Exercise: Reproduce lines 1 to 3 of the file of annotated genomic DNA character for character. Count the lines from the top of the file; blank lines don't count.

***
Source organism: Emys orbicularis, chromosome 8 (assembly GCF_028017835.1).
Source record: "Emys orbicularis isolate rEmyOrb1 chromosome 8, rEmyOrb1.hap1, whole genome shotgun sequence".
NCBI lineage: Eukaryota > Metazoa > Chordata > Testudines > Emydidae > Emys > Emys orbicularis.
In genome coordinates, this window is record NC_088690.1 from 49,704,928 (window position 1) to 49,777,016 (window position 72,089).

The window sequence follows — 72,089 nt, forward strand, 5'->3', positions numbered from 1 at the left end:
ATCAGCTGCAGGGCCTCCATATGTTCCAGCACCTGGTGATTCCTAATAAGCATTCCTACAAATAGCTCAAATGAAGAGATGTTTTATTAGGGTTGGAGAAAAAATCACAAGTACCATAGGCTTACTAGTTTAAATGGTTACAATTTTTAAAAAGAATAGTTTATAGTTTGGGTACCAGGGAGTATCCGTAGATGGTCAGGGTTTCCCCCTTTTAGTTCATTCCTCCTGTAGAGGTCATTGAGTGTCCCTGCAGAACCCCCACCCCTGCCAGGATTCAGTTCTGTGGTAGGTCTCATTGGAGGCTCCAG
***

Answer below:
Source organism: Emys orbicularis, chromosome 8 (assembly GCF_028017835.1).
Source record: "Emys orbicularis isolate rEmyOrb1 chromosome 8, rEmyOrb1.hap1, whole genome shotgun sequence".
NCBI lineage: Eukaryota > Metazoa > Chordata > Testudines > Emydidae > Emys > Emys orbicularis.